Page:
Allegri BackgroundAllegri is one of the top coaches in Europe. He is tactically flexible having used three main formations at Juventus, the 3-5-2, a narrow diamond and in his final season the 4-3-3. Allegri deserves more credit than he gets, Juventus continued to dominate domestically under his watch, whilst also finally showing their potential in Europe. Allegri is also the last manager to win the title with another giant of Italian football AC Milan whilst also having the best win percentage of any Juventus manager.
Allegri is a manager who builds tactics around the players available to him, in contrast to other managers who buy specific players for their system ala Guardiola. Allegri was able to continually rebuild his Juventus sides whilst still winning year after year domestically and challenging in Europe replacing key players like Pirlo, Buffon, Vidal & Bonucci without spending huge transfer fees.
With the ball like many coaches, he likes his teams to play from the back retaining possession to move up the pitch. However, his teams are also comfortable playing more direct if required. Allegri also instructed his teams to always look for the killer ball rather than playing the safe pass. His teams would use countermovements in the final 3rd to open up space which would then be exploited ruthlessly, by either Morata or Tevez.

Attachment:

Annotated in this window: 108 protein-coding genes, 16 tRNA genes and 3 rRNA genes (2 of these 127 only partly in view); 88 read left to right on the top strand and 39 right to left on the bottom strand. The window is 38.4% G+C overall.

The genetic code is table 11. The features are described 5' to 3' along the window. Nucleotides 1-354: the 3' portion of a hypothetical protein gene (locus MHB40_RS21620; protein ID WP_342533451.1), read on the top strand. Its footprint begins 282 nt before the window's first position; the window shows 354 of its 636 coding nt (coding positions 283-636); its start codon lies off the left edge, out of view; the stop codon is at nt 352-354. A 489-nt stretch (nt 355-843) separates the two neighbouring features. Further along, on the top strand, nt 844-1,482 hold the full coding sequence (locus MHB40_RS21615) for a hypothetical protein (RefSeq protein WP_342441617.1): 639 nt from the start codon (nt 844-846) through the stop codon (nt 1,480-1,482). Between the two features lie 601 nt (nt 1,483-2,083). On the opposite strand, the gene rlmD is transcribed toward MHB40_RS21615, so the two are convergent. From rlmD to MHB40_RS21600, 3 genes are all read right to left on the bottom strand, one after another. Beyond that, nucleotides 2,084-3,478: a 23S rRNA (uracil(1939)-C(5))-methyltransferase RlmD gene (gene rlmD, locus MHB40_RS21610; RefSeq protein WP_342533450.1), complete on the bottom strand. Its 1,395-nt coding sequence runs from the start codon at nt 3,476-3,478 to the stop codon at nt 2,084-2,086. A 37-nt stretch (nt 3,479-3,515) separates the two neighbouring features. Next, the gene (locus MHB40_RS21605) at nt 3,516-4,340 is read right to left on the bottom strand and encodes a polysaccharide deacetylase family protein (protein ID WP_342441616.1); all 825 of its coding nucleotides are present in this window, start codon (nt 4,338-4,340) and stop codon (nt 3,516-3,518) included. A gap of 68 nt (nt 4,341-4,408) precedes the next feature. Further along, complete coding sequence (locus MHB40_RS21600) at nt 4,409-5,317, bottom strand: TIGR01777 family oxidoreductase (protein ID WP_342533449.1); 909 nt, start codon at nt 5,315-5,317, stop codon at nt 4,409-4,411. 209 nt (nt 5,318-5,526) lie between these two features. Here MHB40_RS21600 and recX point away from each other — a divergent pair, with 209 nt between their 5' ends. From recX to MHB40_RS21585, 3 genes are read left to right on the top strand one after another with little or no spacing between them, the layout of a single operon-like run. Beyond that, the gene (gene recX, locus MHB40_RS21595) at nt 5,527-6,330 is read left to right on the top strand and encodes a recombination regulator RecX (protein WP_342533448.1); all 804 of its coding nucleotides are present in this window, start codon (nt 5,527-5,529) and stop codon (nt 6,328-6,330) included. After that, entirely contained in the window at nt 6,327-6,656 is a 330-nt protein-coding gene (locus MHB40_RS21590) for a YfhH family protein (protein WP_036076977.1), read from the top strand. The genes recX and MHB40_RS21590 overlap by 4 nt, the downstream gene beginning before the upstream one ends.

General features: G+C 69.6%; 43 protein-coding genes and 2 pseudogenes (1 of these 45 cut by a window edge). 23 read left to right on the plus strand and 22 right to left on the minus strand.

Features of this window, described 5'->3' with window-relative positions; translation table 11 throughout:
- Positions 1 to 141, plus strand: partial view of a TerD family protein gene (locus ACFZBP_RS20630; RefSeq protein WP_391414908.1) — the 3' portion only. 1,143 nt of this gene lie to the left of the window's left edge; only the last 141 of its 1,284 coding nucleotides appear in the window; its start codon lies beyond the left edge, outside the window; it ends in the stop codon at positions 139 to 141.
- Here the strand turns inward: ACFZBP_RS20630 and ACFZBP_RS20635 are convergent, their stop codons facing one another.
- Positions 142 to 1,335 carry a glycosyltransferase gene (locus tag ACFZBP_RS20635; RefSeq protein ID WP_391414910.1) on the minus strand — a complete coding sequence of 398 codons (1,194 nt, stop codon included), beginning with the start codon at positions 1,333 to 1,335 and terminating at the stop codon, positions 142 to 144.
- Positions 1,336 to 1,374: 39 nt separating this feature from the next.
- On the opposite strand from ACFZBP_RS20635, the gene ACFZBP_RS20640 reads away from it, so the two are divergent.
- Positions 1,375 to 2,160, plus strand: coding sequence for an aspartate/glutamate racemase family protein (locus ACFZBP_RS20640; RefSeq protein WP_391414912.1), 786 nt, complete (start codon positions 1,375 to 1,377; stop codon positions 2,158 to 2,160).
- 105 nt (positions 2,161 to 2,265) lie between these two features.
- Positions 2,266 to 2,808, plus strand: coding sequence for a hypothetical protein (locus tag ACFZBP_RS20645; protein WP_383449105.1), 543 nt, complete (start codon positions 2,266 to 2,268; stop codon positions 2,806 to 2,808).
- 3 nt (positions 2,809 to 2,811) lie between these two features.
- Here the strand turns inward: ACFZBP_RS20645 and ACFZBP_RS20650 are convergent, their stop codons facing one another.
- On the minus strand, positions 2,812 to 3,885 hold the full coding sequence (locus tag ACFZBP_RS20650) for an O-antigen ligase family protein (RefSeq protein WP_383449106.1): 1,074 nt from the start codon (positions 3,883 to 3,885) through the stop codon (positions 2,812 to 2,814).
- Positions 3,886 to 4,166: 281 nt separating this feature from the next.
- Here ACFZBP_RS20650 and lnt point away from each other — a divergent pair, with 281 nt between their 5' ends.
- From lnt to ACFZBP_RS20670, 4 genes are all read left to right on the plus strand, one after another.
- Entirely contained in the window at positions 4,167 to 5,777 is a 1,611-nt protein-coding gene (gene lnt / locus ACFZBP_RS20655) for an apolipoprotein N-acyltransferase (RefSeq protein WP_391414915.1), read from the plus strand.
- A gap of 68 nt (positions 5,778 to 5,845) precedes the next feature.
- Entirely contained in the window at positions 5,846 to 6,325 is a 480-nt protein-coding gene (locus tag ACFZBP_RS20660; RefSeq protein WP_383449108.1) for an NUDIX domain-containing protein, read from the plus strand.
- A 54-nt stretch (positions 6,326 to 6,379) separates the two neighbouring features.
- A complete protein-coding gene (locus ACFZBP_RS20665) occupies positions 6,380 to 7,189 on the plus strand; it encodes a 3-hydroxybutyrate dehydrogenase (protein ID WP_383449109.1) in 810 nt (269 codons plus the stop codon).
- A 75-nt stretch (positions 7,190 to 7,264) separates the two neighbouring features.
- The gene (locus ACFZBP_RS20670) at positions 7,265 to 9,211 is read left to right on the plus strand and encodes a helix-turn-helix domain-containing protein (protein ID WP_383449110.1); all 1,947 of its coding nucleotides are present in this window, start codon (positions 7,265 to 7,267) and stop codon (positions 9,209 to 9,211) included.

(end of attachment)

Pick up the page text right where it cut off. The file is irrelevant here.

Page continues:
Defensively, Allegri would set his side up in a 4-5-1 or 4-4-2 shape. Allegri stresses the importance of holding a compact block without the ball, Juve would often sit deep in defensive situations preferring to defend from the edge of their box, limiting space in behind and making them difficult to break down.
Therefore Juve would not employ an all-out counter-press, they would instead retain a solid shape and press as one compact unit. Using a midfield cover shadow to protect against through balls played centrally, forcing their opponents to the wider areas of the pitch.
Check out the video below for a full breakdown of the tactic used by Allegri.